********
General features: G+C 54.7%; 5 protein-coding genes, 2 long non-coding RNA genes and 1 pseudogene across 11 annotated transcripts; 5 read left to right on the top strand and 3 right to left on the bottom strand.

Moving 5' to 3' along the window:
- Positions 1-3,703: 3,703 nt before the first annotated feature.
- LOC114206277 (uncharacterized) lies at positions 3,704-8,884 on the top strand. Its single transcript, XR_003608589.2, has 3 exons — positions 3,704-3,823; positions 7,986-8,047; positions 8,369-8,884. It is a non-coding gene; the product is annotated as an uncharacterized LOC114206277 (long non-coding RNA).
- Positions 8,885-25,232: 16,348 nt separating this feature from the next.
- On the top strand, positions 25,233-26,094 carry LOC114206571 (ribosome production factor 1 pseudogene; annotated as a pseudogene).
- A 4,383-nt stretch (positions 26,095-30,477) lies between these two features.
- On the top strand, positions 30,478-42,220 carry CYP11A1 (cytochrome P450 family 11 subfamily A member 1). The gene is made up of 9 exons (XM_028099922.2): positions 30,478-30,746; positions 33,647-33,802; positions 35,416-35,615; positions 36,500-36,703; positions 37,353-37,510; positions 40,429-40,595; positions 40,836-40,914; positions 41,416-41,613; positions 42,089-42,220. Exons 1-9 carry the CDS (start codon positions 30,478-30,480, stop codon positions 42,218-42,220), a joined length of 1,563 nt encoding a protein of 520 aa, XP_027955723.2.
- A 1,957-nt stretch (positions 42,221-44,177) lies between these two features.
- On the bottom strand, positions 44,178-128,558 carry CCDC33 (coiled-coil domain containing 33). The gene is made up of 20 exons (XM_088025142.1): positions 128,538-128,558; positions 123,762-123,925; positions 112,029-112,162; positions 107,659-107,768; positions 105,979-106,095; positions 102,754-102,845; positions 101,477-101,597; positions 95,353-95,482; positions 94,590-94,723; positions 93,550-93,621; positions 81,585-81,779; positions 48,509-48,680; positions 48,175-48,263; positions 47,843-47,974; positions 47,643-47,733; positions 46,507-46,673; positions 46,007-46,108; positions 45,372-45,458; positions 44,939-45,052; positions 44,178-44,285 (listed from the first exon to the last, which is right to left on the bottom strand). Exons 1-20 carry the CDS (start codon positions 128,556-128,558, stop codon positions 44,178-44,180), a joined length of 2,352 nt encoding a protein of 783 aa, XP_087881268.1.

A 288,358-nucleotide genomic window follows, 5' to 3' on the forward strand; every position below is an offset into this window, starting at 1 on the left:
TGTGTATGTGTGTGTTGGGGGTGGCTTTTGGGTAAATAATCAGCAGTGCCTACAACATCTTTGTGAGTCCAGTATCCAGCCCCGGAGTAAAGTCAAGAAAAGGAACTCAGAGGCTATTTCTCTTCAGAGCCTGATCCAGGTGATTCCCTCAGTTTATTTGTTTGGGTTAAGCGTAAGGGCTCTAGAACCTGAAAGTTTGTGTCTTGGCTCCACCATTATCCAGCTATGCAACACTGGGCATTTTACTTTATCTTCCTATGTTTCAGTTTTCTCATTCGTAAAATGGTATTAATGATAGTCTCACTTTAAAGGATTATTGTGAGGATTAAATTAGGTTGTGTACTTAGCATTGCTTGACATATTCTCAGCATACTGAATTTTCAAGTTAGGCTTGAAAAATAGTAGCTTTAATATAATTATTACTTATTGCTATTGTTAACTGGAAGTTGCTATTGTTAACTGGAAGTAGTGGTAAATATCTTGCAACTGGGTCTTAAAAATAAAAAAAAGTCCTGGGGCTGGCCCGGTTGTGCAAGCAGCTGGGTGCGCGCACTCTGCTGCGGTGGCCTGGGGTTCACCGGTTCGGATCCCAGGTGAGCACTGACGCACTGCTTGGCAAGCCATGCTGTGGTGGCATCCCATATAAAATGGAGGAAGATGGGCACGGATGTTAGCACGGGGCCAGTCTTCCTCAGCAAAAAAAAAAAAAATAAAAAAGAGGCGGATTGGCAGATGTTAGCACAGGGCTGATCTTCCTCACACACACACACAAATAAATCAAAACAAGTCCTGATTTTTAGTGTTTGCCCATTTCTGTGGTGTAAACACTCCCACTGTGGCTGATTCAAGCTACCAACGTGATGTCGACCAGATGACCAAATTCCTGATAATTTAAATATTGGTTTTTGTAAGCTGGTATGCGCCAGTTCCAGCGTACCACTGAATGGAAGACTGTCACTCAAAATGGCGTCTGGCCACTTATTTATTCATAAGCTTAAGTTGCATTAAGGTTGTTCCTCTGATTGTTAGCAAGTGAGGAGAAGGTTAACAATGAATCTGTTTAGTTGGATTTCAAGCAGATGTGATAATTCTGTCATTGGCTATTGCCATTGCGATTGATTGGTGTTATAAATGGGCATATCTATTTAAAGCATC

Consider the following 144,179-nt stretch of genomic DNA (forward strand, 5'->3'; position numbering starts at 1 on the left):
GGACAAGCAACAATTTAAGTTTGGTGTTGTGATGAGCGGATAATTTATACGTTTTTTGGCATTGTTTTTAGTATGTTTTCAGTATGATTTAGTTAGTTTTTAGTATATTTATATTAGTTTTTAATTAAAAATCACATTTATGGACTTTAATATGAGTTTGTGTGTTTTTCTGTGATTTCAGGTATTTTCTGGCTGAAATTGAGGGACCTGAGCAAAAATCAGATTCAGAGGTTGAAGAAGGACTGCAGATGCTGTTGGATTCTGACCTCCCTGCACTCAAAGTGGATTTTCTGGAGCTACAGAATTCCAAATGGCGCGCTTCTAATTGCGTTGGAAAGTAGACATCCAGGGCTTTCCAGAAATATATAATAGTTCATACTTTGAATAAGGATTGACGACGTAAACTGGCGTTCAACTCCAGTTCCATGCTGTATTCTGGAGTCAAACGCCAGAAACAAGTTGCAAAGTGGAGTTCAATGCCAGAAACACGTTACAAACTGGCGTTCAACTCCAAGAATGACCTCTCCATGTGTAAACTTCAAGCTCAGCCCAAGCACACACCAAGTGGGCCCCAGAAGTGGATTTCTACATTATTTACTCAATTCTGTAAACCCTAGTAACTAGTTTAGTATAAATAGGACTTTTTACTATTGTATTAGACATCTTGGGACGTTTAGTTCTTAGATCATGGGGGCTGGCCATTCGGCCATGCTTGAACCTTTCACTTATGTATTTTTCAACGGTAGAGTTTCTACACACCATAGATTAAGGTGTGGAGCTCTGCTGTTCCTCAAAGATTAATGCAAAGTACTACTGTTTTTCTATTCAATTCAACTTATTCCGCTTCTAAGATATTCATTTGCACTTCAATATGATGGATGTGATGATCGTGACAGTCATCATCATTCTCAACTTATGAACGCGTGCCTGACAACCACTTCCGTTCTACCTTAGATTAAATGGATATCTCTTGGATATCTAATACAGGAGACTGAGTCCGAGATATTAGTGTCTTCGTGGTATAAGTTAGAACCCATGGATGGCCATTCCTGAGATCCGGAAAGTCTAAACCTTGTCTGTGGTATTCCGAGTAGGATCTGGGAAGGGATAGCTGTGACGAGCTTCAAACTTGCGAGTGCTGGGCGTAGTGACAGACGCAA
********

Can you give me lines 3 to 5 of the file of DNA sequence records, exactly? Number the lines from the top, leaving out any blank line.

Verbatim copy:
- Positions 1-3,703: 3,703 nt before the first annotated feature.
- LOC114206277 (uncharacterized) lies at positions 3,704-8,884 on the top strand. Its single transcript, XR_003608589.2, has 3 exons — positions 3,704-3,823; positions 7,986-8,047; positions 8,369-8,884. It is a non-coding gene; the product is annotated as an uncharacterized LOC114206277 (long non-coding RNA).
- Positions 8,885-25,232: 16,348 nt separating this feature from the next.